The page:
The modem set-up 'strings' that , the Installer prompts you for d. should work without modification so we recommend leaving alone and using the defaults. If problems arise, they can be changed afterwards as with all the other values you are into the installer.
When prompted for th rate, you will notice that :hem are much higher speed of your modem facilitate data because the moder be able to move da actual baud rate, eal for 14400 e th e r For example there's 'Mail' which is a small E-Mail client. To access this, enter the CLI and just type 'Mail' after starting AmiTCP Voilal There's an AmigaGuide document in the bin drawer along with the Mail program so take a peek at that for some instructions.
There's also a working, if rather cruddy, news browser provided that's called ‘Tin' and it will no doubt surprise you (not!) To learn that it can be activated by typing in 'Tin' at the CLI. It works entirely inside a CLI window so replacing this with a nice GUI based news reader may be your first priority.
Obtaining lots of juicy software is vvhat FTPing is about: this is File Transfer Protocol. There's quite a decent FTP client provided called 'hjpFTP (You'll never guess how you ¦ate itl) Make'sure that you CD to where you want ihepming files to arrive.,Then run it and type 'open ftp.dernon.co.uk' and with luck you should log straighnpto Demons own FTP archive. Y( notice that it behaves just like a' shell of itsjjwn.a'nd-rrrfacnFiat's Ts. Howevdr the com- lands are Unix badfcd rather than AhiigaDOS but they common. Once logg 'CD pub amiga’ and yi Amiga archives. 'CDUl rand for moving radjfig
before yoLr eyes.
• er that Un« is case typing the filenames iey appear is the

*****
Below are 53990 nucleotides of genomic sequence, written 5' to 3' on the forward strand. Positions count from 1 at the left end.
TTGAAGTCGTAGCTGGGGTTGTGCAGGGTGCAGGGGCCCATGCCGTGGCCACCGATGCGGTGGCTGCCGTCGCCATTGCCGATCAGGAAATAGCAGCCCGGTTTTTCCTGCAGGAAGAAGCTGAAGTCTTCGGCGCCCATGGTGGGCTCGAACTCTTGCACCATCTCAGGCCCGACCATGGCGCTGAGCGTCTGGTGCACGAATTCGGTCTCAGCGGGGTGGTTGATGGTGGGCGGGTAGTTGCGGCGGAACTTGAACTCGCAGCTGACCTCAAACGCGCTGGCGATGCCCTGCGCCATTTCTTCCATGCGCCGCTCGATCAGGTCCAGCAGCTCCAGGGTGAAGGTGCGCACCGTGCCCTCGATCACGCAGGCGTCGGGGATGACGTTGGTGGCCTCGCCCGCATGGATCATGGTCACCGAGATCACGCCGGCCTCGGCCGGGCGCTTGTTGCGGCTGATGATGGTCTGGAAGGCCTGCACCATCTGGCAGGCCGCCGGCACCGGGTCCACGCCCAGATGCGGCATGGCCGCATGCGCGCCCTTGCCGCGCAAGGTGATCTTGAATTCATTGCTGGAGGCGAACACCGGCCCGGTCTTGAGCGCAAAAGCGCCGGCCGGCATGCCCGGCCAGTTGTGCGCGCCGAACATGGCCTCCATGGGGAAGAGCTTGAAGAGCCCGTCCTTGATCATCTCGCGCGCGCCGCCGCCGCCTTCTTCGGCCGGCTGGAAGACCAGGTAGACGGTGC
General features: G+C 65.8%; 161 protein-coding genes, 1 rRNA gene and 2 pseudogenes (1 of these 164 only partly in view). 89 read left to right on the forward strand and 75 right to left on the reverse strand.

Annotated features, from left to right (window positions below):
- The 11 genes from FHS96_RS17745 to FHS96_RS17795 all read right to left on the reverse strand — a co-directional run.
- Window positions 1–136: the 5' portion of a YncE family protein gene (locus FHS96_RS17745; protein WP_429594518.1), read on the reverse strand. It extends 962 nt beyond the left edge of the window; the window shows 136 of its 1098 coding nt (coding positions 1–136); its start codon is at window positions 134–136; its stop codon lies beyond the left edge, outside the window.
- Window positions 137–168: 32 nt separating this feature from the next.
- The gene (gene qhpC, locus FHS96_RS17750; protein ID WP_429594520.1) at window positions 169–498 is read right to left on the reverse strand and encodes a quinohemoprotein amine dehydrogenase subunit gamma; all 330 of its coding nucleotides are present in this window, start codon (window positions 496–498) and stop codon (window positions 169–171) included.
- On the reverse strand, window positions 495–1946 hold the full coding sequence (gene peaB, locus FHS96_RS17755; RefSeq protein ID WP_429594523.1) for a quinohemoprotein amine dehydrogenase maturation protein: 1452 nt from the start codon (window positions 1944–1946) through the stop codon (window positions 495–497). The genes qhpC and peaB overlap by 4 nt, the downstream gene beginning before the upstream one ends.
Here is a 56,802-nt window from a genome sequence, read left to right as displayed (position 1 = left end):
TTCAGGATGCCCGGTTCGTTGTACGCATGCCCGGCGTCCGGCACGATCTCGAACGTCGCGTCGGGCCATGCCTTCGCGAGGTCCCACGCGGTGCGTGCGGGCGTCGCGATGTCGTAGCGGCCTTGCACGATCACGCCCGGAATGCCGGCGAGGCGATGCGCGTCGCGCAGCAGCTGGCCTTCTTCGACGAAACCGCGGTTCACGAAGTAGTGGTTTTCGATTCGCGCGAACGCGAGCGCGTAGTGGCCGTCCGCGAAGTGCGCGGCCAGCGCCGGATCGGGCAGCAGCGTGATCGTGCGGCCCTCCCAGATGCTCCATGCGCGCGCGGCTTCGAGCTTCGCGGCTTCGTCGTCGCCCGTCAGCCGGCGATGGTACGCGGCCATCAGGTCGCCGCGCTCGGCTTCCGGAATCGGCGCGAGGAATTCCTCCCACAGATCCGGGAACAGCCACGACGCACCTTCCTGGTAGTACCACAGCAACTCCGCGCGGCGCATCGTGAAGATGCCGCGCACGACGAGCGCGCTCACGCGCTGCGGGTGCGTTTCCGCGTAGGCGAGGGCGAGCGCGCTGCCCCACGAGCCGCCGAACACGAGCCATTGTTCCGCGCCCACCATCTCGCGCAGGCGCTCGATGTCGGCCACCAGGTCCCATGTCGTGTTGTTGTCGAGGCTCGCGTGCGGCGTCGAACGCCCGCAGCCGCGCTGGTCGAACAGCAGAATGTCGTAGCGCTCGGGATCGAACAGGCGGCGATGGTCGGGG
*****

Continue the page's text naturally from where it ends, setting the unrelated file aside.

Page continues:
order of the d, Have a look at tjfe Internet software. Very
much dl it is Demon specific and you can try grabbim some new
and fnterestThg'Clrei *
• ine' is a must as is the* of ddcuaents on v, spects pfAmiTCP
and Internet Go on. Try it 9 ft now.
Er 'Get I it should start Surf's up Oalutations 'net heads. Out of all this month's happenings on the comms scene, nothing is more bizarre than the melee in 'comp.sys.amiga.misc. It seems that one dealer saw fit to post a fax from CEI, America's ex-Commodore distributors, which stated that the street price for the A4000T would be set at $ 3500 US. CEI supporters claimed that it was Ed Goff, former lawyer and VP of Commodore US, that leaked this price tag. What followed was a week of campaigning against Mr Goff, including (believe it or not) death threats and the handing out of his personal
Meanwhile, in Germany.
Amiga Technologies' Dr Peter Kittel (product development) and Mr Giles Bordin (PR) declined to reply to the rumours. This did nothing to cool down the flaming wires around the globe. Finally Mr Bordin posted a carefully worded response to comp.sys.amiga stating that no price had actually been set yet, nor had any US distributors been appointed. The true meaning of this would probably translate to: 'Get real CEI'. By stating that no US distributor had been appointed immediately put to rest any CEI related claims ... though it's still not clear what part the well-flamed Ed Goff had in all of
Finally, I've been hassling US Robotics to tell me why they don’t support the Amiga. Wouldn't it be nice if we could apply the rockin' V34+ 33600 baud flash-rom updates to our Couriers without running PC Task? No response though. (How about blasting them an E-mail yourself? Try: email@example.com. Tell 'em NetGod sent ya.)
Net news Amosaic 1 4b is a new public beta precursor to the long awaited 2.0 version of the only graphic WWW browser on the Amiga. It supports ‘forms’ that allow you to enter in text to Web sites etc. It's quick to use though it is plagued with the occasional hang. It doesn't require AmiTCP V4 0 so it can and does work nicely under the much more common AmiTCP3.0b2 Get it from the Amosaic home page Thar aa» TCP capability The excellent Norwegian multipurpose electronic mail browser, Thor, has had a support package released that allows it to interact directly with dial-up news and E- Mail.
This turns Thor 2.0 into one of the most powerful complete electronic mail solutions around.
You can FTP Thor from the Aminet in comm mail?Thor201 .lha and ThorTCPBeta3 lha for the pack NNTP This month NNTPclient's problems with messages which have very long line lengths caused a stir in Demon Internet Services' Amiga support group. The symptoms were NNTPCIient failing in mid news transfer with a getnext- text' error The only cure is to either use another NNTP client or insert the culprit messages msg- Ids in the history file in Amitcp:db newshistory. Ami- FileSafe was also causing a stir.